Now that I have your attention, let me explain that I am not referring specifically to the eating disorder and the psychological and sociological components that come with it. I am also not encouraging throwing caution to the wind and eating yourself obese. Rather, these individuals give physical proof to just how powerful food and calorie management is in both fat loss and muscle gain.
In an era of team touchdowns and high self esteem, it’s not surprising that weight loss books and articles like to blame someone else for the state of your body. Instead of encouraging personal responsibility, we’re bombarded with the notion that food additives, and specific food types are responsible for your obesity. While I agree that there are optimal foods for a body type, a notion that neutrogenomics should eventually expand upon, the fact of the manner is that we abide by the laws of thermodynamics. While caloric restriction will eventually cause metabolic slowdown, Lyle McDonald contends that the largest recorded rate of reduction is to the order of 30 to 40%. If one was living on veggies, gum, and water, they’ll surely be under this caloric burn amount. To sum it up, calories matter, no matter what this week’s fly-by-night fitness author tells you.
The second part is the bit that makes me excited, as anorexics provide insight into how anabolic food can be. The weight restoration process is the first step in establishing the physical health of a patient recovering from anorexia nervosa. While it might seem a sure thing that the initial weight regained would be all fat, considering their reduced metabolic rate, this study indicates that the weight regain is almost equal parts fat and lean tissue:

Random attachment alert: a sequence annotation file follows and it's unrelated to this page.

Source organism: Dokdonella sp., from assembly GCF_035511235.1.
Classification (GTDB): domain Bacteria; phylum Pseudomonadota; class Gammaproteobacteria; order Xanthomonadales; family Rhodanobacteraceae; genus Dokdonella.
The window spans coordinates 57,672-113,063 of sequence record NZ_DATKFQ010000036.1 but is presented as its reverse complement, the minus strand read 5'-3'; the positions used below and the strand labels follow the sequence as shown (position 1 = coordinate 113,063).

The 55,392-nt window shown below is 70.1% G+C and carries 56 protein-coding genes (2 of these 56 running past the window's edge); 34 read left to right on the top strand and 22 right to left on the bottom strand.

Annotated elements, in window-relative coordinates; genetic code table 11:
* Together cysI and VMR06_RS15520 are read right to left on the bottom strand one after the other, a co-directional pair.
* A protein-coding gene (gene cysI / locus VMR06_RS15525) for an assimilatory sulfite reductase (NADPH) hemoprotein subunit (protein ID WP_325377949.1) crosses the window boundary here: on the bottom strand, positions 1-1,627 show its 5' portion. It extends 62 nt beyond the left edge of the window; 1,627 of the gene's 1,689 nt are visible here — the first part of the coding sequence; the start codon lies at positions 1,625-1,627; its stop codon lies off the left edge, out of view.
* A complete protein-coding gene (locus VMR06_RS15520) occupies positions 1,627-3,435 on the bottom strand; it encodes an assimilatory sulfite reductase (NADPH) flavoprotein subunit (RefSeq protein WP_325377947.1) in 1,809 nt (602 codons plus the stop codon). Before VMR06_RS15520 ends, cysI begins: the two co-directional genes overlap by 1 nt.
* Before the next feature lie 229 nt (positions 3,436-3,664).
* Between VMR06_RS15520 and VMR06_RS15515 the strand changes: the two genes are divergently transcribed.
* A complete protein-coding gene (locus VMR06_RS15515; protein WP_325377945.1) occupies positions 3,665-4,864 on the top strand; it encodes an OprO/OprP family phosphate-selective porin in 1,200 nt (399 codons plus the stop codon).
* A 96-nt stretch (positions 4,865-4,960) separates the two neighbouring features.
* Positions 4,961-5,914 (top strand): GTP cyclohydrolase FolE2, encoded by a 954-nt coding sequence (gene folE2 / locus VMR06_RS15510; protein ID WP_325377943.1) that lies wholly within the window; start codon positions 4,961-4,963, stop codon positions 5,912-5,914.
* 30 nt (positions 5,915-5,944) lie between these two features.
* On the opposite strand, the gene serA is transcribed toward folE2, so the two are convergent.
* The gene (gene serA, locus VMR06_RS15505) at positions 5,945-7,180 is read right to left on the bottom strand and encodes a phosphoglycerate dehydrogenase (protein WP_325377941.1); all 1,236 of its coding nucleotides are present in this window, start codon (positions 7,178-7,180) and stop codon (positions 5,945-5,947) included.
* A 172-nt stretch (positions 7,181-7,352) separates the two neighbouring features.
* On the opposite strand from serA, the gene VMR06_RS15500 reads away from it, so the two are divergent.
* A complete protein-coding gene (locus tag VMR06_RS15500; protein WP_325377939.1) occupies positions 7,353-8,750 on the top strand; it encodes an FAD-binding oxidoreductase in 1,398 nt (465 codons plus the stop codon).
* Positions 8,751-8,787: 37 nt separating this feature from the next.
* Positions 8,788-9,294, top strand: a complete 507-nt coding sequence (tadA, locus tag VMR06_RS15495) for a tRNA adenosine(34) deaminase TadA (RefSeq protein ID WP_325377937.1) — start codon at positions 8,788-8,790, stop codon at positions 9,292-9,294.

“CONCLUSIONS: Body fat estimation by skinfold-thickness equation appeared to be as accurate as underwater weighing. The refeeding program led to a significant increase in body weight, of which 55.5% was body fat.” (Emphasis mine)
“Sure,” you might say, “but what about regular, healthy people?” Well, we do have evidence to suggest that lean tissue and fat are gained when overeating:
“Forty-six percent of the 4.3-kg average weight gain experienced by these subjects consisted of lean body mass (LBM)…”
Or this study where twins were 1000 calories overfed for 100 days:
“The mean body mass gain for the 24 subjects in the 100-d overfeeding experiment was 8.1 kg, of which 5.4 kg was fat mass increase and 2.7 kg was fat-free mass increase.”
And by favorite study of all, and one of the hardest abstracts to find, shows that underneath all of that fat mass, sumo wrestlers have more muscle than even bodybuilders:
“Sumo wrestlers had a significantly greater FFM (fat free mass) than bodybuilders, who had a greater FFM than the untrained men. Six of the wrestlers had more than 100 kg of FFM, including the largest one of 121.3 kg”
One thing of note is that none of the above studies, when overfeeding the subjects, prescribed a specific exercise program. If this had been done, the nutrient partitioning effect might have improved the fat/muscle gain ratio.
So what’s the take home lesson?
1. If you want to lose fat, you’ve gotta lower your calories.
2. If you wanna gain muscle, you’ve gotta eat more than your maintenance level of calories.
3. If you cycle your caloric intake, you may be able to add muscle without adding fat (but that’s another post for another day).